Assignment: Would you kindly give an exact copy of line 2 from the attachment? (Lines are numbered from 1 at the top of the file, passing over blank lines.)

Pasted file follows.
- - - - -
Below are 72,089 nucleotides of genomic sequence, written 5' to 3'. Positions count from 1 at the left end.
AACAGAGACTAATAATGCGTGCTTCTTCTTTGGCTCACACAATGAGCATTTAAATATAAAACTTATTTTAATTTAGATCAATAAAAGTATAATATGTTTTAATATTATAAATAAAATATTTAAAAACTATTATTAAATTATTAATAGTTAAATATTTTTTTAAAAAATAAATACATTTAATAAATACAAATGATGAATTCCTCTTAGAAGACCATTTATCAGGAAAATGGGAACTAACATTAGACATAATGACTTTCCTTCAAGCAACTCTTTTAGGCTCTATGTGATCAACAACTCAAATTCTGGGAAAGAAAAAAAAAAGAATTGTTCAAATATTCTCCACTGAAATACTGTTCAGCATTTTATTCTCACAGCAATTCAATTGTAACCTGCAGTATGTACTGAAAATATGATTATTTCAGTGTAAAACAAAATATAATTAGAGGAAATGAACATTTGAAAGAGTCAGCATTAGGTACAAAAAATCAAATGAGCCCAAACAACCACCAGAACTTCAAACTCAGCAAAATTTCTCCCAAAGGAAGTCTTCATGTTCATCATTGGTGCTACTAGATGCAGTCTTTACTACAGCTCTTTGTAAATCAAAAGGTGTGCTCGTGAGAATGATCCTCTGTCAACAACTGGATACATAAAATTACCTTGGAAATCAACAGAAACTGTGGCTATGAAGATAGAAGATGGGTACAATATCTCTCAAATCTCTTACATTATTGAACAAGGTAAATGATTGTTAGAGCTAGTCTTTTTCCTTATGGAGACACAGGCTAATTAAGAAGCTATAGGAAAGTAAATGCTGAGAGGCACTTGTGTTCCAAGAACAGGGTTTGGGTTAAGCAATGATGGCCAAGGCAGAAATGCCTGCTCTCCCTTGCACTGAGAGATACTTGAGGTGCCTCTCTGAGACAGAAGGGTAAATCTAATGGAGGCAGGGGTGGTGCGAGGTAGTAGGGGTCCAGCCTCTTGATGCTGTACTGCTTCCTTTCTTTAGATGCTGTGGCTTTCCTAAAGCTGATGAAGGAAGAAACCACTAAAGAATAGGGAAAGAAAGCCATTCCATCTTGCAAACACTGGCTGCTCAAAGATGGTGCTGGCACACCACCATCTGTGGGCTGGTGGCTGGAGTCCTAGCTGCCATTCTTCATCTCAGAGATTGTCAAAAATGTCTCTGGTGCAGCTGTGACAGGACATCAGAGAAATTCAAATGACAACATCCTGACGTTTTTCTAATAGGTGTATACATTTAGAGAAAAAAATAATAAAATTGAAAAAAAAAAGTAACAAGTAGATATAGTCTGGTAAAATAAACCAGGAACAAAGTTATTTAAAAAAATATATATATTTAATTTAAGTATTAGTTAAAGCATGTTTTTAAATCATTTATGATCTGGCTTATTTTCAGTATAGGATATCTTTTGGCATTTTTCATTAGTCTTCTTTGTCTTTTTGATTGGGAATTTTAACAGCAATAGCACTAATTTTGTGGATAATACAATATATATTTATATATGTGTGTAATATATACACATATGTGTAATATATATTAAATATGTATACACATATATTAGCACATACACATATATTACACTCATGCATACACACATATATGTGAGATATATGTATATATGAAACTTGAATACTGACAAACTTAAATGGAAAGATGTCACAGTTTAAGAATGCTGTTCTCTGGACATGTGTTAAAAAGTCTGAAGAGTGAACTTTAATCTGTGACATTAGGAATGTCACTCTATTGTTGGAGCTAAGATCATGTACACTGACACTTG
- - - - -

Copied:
AACAGAGACTAATAATGCGTGCTTCTTCTTTGGCTCACACAATGAGCATTTAAATATAAAACTTATTTTAATTTAGATCAATAAAAGTATAATATGTTTTAATATTATAAATAAAATATTTAAAAACTATTATTAAATTATTAATAGTTAAATATTTTTTTAAAAAATAAATACATTTAATAAATACAAATGATGAATTCCTCTTAGAAGACCATTTATCAGGAAAATGGGAACTAACATTAGACATAATGACTTTCCTTCAAGCAACTCTTTTAGGCTCTATGTGATCAACAACTCAAATTCTGGGAAAGAAAAAAAAAAGAATTGTTCAAATATTCTCCACTGAAATACTGTTCAGCATTTTATTCTCACAGCAATTCAATTGTAACCTGCAGTATGTACTGAAAATATGATTATTTCAGTGTAAAACAAAATATAATTAGAGGAAATGAACATTTGAAAGAGTCAGCATTAGGTACAAAAAATCAAATGAGCCCAAACAACCACCAGAACTTCAAACTCAGCAAAATTTCTCCCAAAGGAAGTCTTCATGTTCATCATTGGTGCTACTAGATGCAGTCTTTACTACAGCTCTTTGTAAATCAAAAGGTGTGCTCGTGAGAATGATCCTCTGTCAACAACTGGATACATAAAATTACCTTGGAAATCAACAGAAACTGTGGCTATGAAGATAGAAGATGGGTACAATATCTCTCAAATCTCTTACATTATTGAACAAGGTAAATGATTGTTAGAGCTAGTCTTTTTCCTTATGGAGACACAGGCTAATTAAGAAGCTATAGGAAAGTAAATGCTGAGAGGCACTTGTGTTCCAAGAACAGGGTTTGGGTTAAGCAATGATGGCCAAGGCAGAAATGCCTGCTCTCCCTTGCACTGAGAGATACTTGAGGTGCCTCTCTGAGACAGAAGGGTAAATCTAATGGAGGCAGGGGTGGTGCGAGGTAGTAGGGGTCCAGCCTCTTGATGCTGTACTGCTTCCTTTCTTTAGATGCTGTGGCTTTCCTAAAGCTGATGAAGGAAGAAACCACTAAAGAATAGGGAAAGAAAGCCATTCCATCTTGCAAACACTGGCTGCTCAAAGATGGTGCTGGCACACCACCATCTGTGGGCTGGTGGCTGGAGTCCTAGCTGCCATTCTTCATCTCAGAGATTGTCAAAAATGTCTCTGGTGCAGCTGTGACAGGACATCAGAGAAATTCAAATGACAACATCCTGACGTTTTTCTAATAGGTGTATACATTTAGAGAAAAAAATAATAAAATTGAAAAAAAAAAGTAACAAGTAGATATAGTCTGGTAAAATAAACCAGGAACAAAGTTATTTAAAAAAATATATATATTTAATTTAAGTATTAGTTAAAGCATGTTTTTAAATCATTTATGATCTGGCTTATTTTCAGTATAGGATATCTTTTGGCATTTTTCATTAGTCTTCTTTGTCTTTTTGATTGGGAATTTTAACAGCAATAGCACTAATTTTGTGGATAATACAATATATATTTATATATGTGTGTAATATATACACATATGTGTAATATATATTAAATATGTATACACATATATTAGCACATACACATATATTACACTCATGCATACACACATATATGTGAGATATATGTATATATGAAACTTGAATACTGACAAACTTAAATGGAAAGATGTCACAGTTTAAGAATGCTGTTCTCTGGACATGTGTTAAAAAGTCTGAAGAGTGAACTTTAATCTGTGACATTAGGAATGTCACTCTATTGTTGGAGCTAAGATCATGTACACTGACACTTG